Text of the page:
Carla works hard managing the household. The boys are growing like weeds, the hurricane destruction drove the price of groceries through the roof, and don’t get her started on the increased fees at her public school. She can’t seem to keep everyone happy on the “allowance” she’s been assigned to do her job of running the roost. So … she opens a secret credit card. No need to alarm anyone. She’s all about solutions, getting the job done, and wants to avoid a fight.
She is successful for years until her husband comes across the credit card bill and wants answers—now. The fight is far from avoided.
There are several red flags in Carla’s story. But, unfortunately, none of them are that unusual.
In fact, we hear stories like this often when we work with clients and their money.
Stories about how total control of the purse strings by one spouse places stress on the other spouse so much so that they start hiding certain money details—shoe boxes full of cash, secret credit cards, private slush funds, no-tell investments, hush-hush accounts. The list goes on and on.
This can’t be right. This is America. Everyone deserves a vote and to have his or her voice heard, especially in a marriage. No one wants to live with a “money controller”.
You are a team. Teams have captains, but no one likes a ball hog or a money hog. Teams can’t win without every single player. Neither can your marriage.
Try these 3 steps to identify a money controller at your house and to learn how to put a successful end to those unhealthy behaviors.
1. Know the signs of a “money controller”.
Do you suspect you might be a “money controller” or are married to one? Do either of you:
• Demand all paychecks or monies earned go right into the one account they control?
• Keep the bills and credit cards at arm’s length so you don’t see them?
• Condemns you for how much money you make – saying you make too much or too little?
• Doles out money like an allowance? (Ick. Sorry, but you’re not married to your mommy!)
• Puts YOU on “a budget” like shaming a dog to stay on the newspapers. (A budget is a wonderful tool IF you create it together and it benefits everyone involved.)
Stay alert for the red flags of “control” in your relationship.
2. Ask yourself what might be the cause of this “control” in your relationship?
Every relationship is unique so we don’t assume to understand the intricate and complicated dynamics of your relationship, but you do (or at least you do as well as any of us can).
Try and step outside the emotion of your relationship and look at it as honestly as you are able. Why are you or why are they feeling the need to control the finances?
Consider these questions:
• Do I “check out” when my spouse talks about money? So they assume I don’t care so they just take it over?
• Are there times I berate him or her about their worry over money?
• Have I considered what they are afraid of? What am I afraid of?
• What could I change?
At The Money Couple, we have the science and many years of data to support the notion that every individual approaches money differently – it’s in your DNA. You (and your spouse) were born with a certain bent towards money. It’s not likely to change. No one would make someone feel badly that they’re tall or short, so we encourage others to not make someone feel badly about how they view money.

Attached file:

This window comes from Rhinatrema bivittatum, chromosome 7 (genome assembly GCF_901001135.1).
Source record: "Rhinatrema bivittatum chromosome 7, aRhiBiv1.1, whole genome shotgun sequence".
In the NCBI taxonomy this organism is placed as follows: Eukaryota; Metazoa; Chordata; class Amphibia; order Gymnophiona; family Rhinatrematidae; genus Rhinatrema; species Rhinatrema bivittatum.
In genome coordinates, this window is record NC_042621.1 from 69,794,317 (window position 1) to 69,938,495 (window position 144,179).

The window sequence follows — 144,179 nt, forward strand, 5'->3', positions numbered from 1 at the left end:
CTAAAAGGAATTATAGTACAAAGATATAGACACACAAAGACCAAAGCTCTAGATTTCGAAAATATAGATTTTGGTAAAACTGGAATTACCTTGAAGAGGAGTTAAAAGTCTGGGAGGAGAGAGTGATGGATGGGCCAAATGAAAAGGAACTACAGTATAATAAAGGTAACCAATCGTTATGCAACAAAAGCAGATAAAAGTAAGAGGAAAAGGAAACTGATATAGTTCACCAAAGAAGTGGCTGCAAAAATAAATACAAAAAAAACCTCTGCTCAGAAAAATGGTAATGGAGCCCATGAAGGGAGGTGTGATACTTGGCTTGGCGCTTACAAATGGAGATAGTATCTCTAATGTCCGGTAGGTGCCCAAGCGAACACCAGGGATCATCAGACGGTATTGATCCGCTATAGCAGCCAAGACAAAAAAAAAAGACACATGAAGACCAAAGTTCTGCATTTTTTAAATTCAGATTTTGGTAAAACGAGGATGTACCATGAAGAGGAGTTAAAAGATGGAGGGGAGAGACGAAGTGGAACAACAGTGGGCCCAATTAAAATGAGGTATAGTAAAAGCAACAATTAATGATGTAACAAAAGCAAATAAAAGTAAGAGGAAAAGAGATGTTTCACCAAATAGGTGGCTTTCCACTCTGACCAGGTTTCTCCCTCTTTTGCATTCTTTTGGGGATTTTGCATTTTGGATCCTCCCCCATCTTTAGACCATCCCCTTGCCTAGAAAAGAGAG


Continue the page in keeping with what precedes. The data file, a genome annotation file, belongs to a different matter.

How you view money helps you understand yourself—your shortcomings, your strengths—and some personalities are more anxious about money, but it doesn’t mean you should use that attitude to control your spouse.
Take some time to think about it and be honest with yourself about your contribution to the control issue in your marriage.
3. Get involved—now.
Addressing conflict or even just discussing touchy subjects (which most people see money as) is difficult. We are not saying it is easy. But get involved now.
Every step you take towards sharing and being honest in your relationship and with your money, big or small, puts you on a more positive path for your future together.
Did you know that research shows couples often argue about a topic for 7 years before getting help? Don’t wait any longer. Try these steps to address this now:
• Be honest with your spouse – talk, talk, talk, listen, listen, listen – ask questions and actually listen to what they say.
• Remain open to what they say. Trust them enough to let them be honest with you. Maybe there is something you can do to improve.
• Every other month trade off being in charge of the money. It will be an eye-opener for both of you.
• If you’ve made money mistakes in the past acknowledge them, forgive your spouse, forgive yourself, and move forward.
• Learn some additional skills from a money course. We have one you might like.
• Seek counsel: If the mountain seems too big or the pain and confusion too deep, seek professional counsel. We go to doctors when we don’t feel quite right; there is zero shame in doing the same with your finances or your relationship.
We really believe that “total control could totally destroy your marriage.” Don’t do it.
Shake off the past. Agree to move forward together, knowing no one is perfect, but everyone deserves a voice and a say in your relationship and money.
Please leave a comment below to encourage others who suspect they might be a money controller or live with one.
You can do this. Step by step.
Make it Happen!
Money and relationships are tricky! Check out the web class we created with this in mind.